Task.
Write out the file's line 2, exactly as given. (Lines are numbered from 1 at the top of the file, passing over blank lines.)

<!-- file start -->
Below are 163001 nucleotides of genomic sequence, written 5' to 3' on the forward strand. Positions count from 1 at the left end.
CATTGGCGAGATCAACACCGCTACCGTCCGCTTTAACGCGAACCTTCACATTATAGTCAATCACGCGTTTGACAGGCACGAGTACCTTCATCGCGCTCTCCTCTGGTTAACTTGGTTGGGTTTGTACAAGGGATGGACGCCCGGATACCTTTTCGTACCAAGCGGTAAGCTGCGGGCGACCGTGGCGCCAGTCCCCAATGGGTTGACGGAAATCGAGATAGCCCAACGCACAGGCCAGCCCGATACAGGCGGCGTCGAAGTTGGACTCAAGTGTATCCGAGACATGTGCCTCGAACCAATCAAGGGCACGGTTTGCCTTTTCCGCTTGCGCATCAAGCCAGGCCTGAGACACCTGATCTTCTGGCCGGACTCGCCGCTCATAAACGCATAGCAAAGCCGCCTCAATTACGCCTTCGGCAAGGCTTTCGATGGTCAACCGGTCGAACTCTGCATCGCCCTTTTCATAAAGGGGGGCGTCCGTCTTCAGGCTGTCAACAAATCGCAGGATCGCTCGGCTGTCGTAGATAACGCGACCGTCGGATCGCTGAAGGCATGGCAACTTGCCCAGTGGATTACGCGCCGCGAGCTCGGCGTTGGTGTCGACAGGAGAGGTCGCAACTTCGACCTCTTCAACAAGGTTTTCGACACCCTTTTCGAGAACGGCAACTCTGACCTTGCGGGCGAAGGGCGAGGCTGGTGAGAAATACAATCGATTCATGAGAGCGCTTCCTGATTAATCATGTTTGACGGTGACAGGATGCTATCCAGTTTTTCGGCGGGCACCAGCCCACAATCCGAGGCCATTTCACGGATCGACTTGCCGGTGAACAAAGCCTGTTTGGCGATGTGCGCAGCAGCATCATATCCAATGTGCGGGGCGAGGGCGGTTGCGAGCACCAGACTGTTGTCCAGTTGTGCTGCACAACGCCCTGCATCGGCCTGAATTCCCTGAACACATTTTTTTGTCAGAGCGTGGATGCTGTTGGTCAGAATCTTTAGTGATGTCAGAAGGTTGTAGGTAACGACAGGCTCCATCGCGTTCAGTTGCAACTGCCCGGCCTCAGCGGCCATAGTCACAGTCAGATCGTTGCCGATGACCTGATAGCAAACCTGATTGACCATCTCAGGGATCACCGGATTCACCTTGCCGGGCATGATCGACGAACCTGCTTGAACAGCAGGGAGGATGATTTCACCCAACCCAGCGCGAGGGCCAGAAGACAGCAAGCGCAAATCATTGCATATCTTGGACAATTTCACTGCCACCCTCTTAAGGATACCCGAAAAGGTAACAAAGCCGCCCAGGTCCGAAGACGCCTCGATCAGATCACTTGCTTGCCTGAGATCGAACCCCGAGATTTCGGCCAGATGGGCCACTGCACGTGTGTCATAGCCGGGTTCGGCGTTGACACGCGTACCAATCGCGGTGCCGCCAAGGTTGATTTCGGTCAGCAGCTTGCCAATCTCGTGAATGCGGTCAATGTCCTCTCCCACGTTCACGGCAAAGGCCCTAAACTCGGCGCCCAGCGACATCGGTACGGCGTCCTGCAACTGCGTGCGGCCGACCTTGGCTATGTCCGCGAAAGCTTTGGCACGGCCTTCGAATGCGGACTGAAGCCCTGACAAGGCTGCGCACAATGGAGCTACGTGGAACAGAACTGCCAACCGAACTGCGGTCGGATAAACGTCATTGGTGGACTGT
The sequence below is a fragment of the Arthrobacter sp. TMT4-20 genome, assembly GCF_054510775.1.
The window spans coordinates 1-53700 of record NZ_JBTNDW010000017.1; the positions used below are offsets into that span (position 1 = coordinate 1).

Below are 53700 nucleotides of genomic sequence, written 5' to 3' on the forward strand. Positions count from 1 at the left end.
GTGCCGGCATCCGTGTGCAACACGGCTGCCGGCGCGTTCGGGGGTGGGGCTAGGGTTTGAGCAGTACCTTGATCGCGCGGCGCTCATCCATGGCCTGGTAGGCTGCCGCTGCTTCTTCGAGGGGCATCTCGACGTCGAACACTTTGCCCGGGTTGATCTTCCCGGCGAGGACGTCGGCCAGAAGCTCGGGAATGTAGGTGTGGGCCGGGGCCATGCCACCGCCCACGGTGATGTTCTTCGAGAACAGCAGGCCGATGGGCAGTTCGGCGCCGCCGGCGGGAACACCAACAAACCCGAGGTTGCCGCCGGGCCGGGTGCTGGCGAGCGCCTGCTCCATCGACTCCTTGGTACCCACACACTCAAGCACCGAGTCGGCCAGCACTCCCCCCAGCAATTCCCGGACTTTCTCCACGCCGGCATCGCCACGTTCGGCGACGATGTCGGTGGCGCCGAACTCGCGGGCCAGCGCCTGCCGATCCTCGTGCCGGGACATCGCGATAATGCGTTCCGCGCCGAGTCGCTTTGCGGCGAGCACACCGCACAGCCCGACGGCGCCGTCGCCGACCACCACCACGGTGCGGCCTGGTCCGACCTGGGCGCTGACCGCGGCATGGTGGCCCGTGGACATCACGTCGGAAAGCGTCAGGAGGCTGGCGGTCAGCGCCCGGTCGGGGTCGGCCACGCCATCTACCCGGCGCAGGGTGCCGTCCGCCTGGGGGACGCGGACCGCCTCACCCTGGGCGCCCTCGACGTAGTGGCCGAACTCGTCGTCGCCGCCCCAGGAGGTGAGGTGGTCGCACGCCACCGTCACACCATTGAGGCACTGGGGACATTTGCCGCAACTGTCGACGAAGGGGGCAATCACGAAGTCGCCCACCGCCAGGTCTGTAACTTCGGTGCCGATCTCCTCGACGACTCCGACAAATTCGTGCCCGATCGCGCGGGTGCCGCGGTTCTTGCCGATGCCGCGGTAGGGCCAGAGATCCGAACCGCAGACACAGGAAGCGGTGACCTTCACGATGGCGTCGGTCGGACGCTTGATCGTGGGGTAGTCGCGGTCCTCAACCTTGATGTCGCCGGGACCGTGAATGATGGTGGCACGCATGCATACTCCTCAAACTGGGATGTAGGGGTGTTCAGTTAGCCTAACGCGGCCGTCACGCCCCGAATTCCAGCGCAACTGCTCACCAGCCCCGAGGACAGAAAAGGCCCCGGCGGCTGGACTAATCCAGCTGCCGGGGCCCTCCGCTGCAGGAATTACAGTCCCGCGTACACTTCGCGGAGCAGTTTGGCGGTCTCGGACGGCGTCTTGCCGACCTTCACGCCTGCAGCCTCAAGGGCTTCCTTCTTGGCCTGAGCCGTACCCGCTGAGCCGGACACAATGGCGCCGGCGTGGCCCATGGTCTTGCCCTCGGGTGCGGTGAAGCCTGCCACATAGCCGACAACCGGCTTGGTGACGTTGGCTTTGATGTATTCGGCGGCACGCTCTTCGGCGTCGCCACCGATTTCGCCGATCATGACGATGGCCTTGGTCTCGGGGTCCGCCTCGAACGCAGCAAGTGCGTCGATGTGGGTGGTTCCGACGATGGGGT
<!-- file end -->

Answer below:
CATTGGCGAGATCAACACCGCTACCGTCCGCTTTAACGCGAACCTTCACATTATAGTCAATCACGCGTTTGACAGGCACGAGTACCTTCATCGCGCTCTCCTCTGGTTAACTTGGTTGGGTTTGTACAAGGGATGGACGCCCGGATACCTTTTCGTACCAAGCGGTAAGCTGCGGGCGACCGTGGCGCCAGTCCCCAATGGGTTGACGGAAATCGAGATAGCCCAACGCACAGGCCAGCCCGATACAGGCGGCGTCGAAGTTGGACTCAAGTGTATCCGAGACATGTGCCTCGAACCAATCAAGGGCACGGTTTGCCTTTTCCGCTTGCGCATCAAGCCAGGCCTGAGACACCTGATCTTCTGGCCGGACTCGCCGCTCATAAACGCATAGCAAAGCCGCCTCAATTACGCCTTCGGCAAGGCTTTCGATGGTCAACCGGTCGAACTCTGCATCGCCCTTTTCATAAAGGGGGGCGTCCGTCTTCAGGCTGTCAACAAATCGCAGGATCGCTCGGCTGTCGTAGATAACGCGACCGTCGGATCGCTGAAGGCATGGCAACTTGCCCAGTGGATTACGCGCCGCGAGCTCGGCGTTGGTGTCGACAGGAGAGGTCGCAACTTCGACCTCTTCAACAAGGTTTTCGACACCCTTTTCGAGAACGGCAACTCTGACCTTGCGGGCGAAGGGCGAGGCTGGTGAGAAATACAATCGATTCATGAGAGCGCTTCCTGATTAATCATGTTTGACGGTGACAGGATGCTATCCAGTTTTTCGGCGGGCACCAGCCCACAATCCGAGGCCATTTCACGGATCGACTTGCCGGTGAACAAAGCCTGTTTGGCGATGTGCGCAGCAGCATCATATCCAATGTGCGGGGCGAGGGCGGTTGCGAGCACCAGACTGTTGTCCAGTTGTGCTGCACAACGCCCTGCATCGGCCTGAATTCCCTGAACACATTTTTTTGTCAGAGCGTGGATGCTGTTGGTCAGAATCTTTAGTGATGTCAGAAGGTTGTAGGTAACGACAGGCTCCATCGCGTTCAGTTGCAACTGCCCGGCCTCAGCGGCCATAGTCACAGTCAGATCGTTGCCGATGACCTGATAGCAAACCTGATTGACCATCTCAGGGATCACCGGATTCACCTTGCCGGGCATGATCGACGAACCTGCTTGAACAGCAGGGAGGATGATTTCACCCAACCCAGCGCGAGGGCCAGAAGACAGCAAGCGCAAATCATTGCATATCTTGGACAATTTCACTGCCACCCTCTTAAGGATACCCGAAAAGGTAACAAAGCCGCCCAGGTCCGAAGACGCCTCGATCAGATCACTTGCTTGCCTGAGATCGAACCCCGAGATTTCGGCCAGATGGGCCACTGCACGTGTGTCATAGCCGGGTTCGGCGTTGACACGCGTACCAATCGCGGTGCCGCCAAGGTTGATTTCGGTCAGCAGCTTGCCAATCTCGTGAATGCGGTCAATGTCCTCTCCCACGTTCACGGCAAAGGCCCTAAACTCGGCGCCCAGCGACATCGGTACGGCGTCCTGCAACTGCGTGCGGCCGACCTTGGCTATGTCCGCGAAAGCTTTGGCACGGCCTTCGAATGCGGACTGAAGCCCTGACAAGGCTGCGCACAATGGAGCTACGTGGAACAGAACTGCCAACCGAACTGCGGTCGGATAAACGTCATTGGTGGACTGT